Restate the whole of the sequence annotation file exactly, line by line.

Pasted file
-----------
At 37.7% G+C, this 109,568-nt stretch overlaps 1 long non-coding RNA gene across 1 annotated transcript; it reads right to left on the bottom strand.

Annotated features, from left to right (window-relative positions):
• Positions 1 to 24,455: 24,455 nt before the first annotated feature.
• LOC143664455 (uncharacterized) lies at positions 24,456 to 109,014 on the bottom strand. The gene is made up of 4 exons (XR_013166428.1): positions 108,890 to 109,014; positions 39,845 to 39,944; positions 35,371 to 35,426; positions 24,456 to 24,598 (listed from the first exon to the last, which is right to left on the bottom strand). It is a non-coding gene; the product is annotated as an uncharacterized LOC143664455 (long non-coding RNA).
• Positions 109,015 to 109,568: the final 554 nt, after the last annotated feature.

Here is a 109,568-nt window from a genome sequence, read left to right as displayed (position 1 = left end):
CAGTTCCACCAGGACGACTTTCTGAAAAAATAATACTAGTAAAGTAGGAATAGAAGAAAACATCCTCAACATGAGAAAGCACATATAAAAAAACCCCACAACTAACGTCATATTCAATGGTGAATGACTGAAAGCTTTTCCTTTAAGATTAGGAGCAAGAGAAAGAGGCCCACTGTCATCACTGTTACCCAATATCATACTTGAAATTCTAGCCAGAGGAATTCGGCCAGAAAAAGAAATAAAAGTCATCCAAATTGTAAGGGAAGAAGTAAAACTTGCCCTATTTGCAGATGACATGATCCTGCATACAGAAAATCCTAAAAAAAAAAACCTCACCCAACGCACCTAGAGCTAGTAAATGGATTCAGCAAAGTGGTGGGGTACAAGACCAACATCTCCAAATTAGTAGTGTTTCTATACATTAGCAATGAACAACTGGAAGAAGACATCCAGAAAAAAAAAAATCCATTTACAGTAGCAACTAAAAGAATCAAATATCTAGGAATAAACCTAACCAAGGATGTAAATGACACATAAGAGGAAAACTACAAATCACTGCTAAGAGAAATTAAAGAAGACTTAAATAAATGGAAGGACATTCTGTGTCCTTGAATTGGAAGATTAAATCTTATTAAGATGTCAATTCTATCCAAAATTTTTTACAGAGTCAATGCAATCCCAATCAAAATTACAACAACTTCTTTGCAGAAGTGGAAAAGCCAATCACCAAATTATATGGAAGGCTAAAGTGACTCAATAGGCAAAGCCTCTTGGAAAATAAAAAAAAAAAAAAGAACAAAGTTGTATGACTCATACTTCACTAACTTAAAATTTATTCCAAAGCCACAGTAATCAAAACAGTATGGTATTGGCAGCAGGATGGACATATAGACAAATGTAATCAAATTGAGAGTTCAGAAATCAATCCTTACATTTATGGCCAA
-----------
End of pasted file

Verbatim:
At 37.7% G+C, this 109,568-nt stretch overlaps 1 long non-coding RNA gene across 1 annotated transcript; it reads right to left on the bottom strand.

Annotated features, from left to right (window-relative positions):
• Positions 1 to 24,455: 24,455 nt before the first annotated feature.
• LOC143664455 (uncharacterized) lies at positions 24,456 to 109,014 on the bottom strand. The gene is made up of 4 exons (XR_013166428.1): positions 108,890 to 109,014; positions 39,845 to 39,944; positions 35,371 to 35,426; positions 24,456 to 24,598 (listed from the first exon to the last, which is right to left on the bottom strand). It is a non-coding gene; the product is annotated as an uncharacterized LOC143664455 (long non-coding RNA).
• Positions 109,015 to 109,568: the final 554 nt, after the last annotated feature.

Here is a 109,568-nt window from a genome sequence, read left to right as displayed (position 1 = left end):
CAGTTCCACCAGGACGACTTTCTGAAAAAATAATACTAGTAAAGTAGGAATAGAAGAAAACATCCTCAACATGAGAAAGCACATATAAAAAAACCCCACAACTAACGTCATATTCAATGGTGAATGACTGAAAGCTTTTCCTTTAAGATTAGGAGCAAGAGAAAGAGGCCCACTGTCATCACTGTTACCCAATATCATACTTGAAATTCTAGCCAGAGGAATTCGGCCAGAAAAAGAAATAAAAGTCATCCAAATTGTAAGGGAAGAAGTAAAACTTGCCCTATTTGCAGATGACATGATCCTGCATACAGAAAATCCTAAAAAAAAAAACCTCACCCAACGCACCTAGAGCTAGTAAATGGATTCAGCAAAGTGGTGGGGTACAAGACCAACATCTCCAAATTAGTAGTGTTTCTATACATTAGCAATGAACAACTGGAAGAAGACATCCAGAAAAAAAAAAATCCATTTACAGTAGCAACTAAAAGAATCAAATATCTAGGAATAAACCTAACCAAGGATGTAAATGACACATAAGAGGAAAACTACAAATCACTGCTAAGAGAAATTAAAGAAGACTTAAATAAATGGAAGGACATTCTGTGTCCTTGAATTGGAAGATTAAATCTTATTAAGATGTCAATTCTATCCAAAATTTTTTACAGAGTCAATGCAATCCCAATCAAAATTACAACAACTTCTTTGCAGAAGTGGAAAAGCCAATCACCAAATTATATGGAAGGCTAAAGTGACTCAATAGGCAAAGCCTCTTGGAAAATAAAAAAAAAAAAAAGAACAAAGTTGTATGACTCATACTTCACTAACTTAAAATTTATTCCAAAGCCACAGTAATCAAAACAGTATGGTATTGGCAGCAGGATGGACATATAGACAAATGTAATCAAATTGAGAGTTCAGAAATCAATCCTTACATTTATGGCCAA